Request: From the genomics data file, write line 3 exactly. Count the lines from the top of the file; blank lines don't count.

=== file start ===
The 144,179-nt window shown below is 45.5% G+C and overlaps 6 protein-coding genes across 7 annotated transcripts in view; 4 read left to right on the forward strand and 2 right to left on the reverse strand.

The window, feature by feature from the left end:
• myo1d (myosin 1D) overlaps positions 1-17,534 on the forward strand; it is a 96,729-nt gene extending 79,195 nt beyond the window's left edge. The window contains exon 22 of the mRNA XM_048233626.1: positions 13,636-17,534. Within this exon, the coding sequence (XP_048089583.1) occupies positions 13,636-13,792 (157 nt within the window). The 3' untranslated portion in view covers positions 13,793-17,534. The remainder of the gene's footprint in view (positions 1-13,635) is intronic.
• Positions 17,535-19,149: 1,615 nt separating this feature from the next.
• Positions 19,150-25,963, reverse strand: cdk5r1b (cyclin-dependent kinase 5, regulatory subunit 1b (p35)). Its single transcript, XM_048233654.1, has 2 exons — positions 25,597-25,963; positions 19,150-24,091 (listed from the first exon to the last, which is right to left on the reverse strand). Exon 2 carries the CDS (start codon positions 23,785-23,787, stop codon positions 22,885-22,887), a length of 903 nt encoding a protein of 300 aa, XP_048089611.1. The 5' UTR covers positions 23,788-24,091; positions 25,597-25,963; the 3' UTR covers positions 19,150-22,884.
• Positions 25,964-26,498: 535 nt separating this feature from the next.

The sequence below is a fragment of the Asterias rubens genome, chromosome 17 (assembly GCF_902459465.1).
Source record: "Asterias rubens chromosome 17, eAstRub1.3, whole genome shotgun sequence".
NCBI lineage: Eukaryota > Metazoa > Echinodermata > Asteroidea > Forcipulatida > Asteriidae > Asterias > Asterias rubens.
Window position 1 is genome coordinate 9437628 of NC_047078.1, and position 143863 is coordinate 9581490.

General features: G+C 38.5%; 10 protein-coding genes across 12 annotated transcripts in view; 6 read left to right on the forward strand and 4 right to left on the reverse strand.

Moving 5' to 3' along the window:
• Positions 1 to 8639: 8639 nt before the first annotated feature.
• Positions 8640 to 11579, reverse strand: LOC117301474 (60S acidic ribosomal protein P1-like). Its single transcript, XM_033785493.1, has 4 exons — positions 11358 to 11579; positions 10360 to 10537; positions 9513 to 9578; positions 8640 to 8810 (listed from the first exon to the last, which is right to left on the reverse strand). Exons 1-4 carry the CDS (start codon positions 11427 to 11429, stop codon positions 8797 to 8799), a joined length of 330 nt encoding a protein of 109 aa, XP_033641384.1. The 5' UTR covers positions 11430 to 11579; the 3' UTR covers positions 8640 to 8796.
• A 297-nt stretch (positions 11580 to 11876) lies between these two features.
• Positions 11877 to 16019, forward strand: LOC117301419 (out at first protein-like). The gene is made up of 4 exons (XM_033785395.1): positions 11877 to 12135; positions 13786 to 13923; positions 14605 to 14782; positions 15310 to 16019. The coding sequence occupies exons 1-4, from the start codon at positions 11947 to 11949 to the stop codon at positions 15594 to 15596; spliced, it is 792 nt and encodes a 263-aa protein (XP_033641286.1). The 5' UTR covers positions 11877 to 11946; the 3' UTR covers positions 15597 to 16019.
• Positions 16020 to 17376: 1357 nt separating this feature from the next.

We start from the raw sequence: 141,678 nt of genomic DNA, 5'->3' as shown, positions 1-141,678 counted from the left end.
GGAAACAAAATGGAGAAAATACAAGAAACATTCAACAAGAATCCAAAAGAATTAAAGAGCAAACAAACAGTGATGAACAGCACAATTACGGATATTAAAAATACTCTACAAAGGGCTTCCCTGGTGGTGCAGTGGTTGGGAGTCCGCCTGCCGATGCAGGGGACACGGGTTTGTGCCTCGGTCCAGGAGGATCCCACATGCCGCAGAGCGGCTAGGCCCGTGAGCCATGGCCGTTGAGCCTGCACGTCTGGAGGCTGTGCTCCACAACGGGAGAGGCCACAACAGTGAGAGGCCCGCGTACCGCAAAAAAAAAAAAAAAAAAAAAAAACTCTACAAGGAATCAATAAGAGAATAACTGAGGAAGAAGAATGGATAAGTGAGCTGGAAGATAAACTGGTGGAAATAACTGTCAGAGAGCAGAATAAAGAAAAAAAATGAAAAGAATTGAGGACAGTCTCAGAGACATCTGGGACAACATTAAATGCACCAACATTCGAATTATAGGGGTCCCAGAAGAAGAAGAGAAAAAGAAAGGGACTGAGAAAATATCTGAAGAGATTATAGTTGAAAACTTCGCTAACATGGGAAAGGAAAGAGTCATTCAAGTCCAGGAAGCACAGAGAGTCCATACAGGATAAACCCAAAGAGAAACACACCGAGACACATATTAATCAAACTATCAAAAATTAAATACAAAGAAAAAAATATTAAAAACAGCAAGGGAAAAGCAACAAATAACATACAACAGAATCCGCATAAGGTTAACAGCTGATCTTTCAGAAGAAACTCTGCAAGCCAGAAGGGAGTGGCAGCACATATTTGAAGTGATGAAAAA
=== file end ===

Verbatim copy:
• myo1d (myosin 1D) overlaps positions 1-17,534 on the forward strand; it is a 96,729-nt gene extending 79,195 nt beyond the window's left edge. The window contains exon 22 of the mRNA XM_048233626.1: positions 13,636-17,534. Within this exon, the coding sequence (XP_048089583.1) occupies positions 13,636-13,792 (157 nt within the window). The 3' untranslated portion in view covers positions 13,793-17,534. The remainder of the gene's footprint in view (positions 1-13,635) is intronic.